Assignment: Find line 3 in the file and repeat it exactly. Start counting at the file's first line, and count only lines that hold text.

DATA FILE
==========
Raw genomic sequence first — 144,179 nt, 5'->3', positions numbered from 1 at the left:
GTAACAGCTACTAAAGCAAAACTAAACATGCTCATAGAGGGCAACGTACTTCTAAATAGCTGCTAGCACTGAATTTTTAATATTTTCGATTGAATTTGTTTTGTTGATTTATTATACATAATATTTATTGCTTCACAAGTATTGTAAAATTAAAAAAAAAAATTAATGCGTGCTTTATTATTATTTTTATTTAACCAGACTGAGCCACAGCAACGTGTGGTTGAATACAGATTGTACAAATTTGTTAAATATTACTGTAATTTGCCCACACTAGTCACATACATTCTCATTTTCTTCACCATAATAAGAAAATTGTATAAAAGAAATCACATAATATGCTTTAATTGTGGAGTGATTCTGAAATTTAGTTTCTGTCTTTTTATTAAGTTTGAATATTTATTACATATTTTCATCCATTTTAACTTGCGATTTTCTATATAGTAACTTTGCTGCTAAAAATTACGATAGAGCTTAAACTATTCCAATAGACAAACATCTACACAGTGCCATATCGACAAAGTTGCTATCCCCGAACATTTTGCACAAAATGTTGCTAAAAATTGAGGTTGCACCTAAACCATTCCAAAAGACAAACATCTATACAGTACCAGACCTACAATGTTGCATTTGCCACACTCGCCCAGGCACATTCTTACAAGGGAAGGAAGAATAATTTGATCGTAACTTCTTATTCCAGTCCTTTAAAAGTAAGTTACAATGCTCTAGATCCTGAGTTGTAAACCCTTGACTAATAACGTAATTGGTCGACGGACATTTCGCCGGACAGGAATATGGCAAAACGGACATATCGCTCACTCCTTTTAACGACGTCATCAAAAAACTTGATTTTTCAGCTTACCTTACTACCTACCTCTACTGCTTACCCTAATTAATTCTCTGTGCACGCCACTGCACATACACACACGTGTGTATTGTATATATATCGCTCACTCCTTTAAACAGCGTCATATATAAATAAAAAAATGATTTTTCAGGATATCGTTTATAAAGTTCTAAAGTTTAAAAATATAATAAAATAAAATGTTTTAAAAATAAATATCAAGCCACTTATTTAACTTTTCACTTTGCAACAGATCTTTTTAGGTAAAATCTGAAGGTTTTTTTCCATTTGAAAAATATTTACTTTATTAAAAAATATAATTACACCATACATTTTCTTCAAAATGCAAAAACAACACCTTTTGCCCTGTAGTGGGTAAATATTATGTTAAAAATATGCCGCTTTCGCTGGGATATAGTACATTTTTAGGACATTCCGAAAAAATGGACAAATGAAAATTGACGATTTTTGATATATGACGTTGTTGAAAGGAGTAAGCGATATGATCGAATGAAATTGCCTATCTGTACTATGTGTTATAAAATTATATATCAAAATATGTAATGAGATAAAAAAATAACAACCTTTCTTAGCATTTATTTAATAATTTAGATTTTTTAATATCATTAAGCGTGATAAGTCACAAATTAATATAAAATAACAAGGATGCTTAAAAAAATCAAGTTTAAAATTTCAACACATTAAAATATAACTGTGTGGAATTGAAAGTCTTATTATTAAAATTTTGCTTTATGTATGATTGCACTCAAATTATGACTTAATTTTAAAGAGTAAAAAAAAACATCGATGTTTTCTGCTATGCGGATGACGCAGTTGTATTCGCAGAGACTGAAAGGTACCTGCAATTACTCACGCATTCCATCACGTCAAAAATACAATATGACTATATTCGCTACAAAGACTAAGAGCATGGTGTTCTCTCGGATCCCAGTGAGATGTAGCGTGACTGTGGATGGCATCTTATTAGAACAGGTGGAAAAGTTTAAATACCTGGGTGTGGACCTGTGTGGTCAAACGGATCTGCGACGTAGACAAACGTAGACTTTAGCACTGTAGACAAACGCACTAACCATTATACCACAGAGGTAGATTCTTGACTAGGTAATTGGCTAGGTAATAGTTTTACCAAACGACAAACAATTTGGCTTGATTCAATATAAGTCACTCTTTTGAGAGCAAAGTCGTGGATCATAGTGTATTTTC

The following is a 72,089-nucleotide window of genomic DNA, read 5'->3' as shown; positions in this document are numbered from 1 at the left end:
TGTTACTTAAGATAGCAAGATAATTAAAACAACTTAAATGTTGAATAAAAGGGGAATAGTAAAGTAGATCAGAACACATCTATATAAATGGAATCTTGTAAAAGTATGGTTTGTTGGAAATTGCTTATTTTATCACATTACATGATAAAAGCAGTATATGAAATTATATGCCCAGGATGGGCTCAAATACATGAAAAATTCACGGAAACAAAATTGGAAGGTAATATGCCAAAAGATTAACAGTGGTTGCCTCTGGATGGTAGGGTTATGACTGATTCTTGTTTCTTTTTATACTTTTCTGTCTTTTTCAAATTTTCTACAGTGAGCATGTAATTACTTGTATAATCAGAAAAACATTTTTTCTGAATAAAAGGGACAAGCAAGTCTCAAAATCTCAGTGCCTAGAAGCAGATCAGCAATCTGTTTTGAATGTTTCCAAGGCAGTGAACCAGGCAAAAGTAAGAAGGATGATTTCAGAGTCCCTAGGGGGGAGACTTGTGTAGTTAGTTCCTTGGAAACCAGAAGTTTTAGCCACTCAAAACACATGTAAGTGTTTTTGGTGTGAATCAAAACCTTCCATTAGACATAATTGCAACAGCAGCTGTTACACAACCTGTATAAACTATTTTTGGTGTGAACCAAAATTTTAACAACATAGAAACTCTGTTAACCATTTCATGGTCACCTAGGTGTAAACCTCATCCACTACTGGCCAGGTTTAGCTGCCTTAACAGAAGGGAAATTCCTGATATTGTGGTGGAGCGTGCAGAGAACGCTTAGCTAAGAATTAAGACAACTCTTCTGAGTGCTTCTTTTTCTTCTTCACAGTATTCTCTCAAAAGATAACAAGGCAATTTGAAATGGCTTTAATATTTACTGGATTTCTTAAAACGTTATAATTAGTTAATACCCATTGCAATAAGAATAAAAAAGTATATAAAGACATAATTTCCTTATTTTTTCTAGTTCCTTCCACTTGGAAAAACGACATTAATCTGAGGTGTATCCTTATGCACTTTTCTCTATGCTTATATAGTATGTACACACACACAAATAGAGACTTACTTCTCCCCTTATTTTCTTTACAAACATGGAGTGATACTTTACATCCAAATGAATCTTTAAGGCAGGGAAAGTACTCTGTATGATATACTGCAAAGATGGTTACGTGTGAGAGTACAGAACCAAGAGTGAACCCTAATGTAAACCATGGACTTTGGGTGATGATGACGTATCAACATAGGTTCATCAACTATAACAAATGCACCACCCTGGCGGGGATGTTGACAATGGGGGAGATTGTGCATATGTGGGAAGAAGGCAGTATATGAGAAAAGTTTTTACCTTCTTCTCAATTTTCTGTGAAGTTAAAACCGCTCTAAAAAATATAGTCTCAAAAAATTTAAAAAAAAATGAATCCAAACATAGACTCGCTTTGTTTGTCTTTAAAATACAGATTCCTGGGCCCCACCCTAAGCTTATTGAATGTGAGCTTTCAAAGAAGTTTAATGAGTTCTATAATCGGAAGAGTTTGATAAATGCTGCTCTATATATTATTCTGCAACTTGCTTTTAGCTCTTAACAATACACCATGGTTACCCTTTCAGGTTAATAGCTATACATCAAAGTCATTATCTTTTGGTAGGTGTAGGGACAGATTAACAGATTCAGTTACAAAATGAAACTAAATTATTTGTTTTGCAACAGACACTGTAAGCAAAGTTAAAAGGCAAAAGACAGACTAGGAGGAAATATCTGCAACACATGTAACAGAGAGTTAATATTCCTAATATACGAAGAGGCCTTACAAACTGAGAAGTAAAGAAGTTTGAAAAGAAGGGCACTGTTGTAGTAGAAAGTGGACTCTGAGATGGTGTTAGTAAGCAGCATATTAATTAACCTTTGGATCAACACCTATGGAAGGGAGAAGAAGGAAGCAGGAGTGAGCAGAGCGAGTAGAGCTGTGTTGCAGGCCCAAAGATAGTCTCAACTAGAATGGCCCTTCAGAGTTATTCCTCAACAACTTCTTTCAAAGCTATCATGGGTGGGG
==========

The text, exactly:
The following is a 72,089-nucleotide window of genomic DNA, read 5'->3' as shown; positions in this document are numbered from 1 at the left end: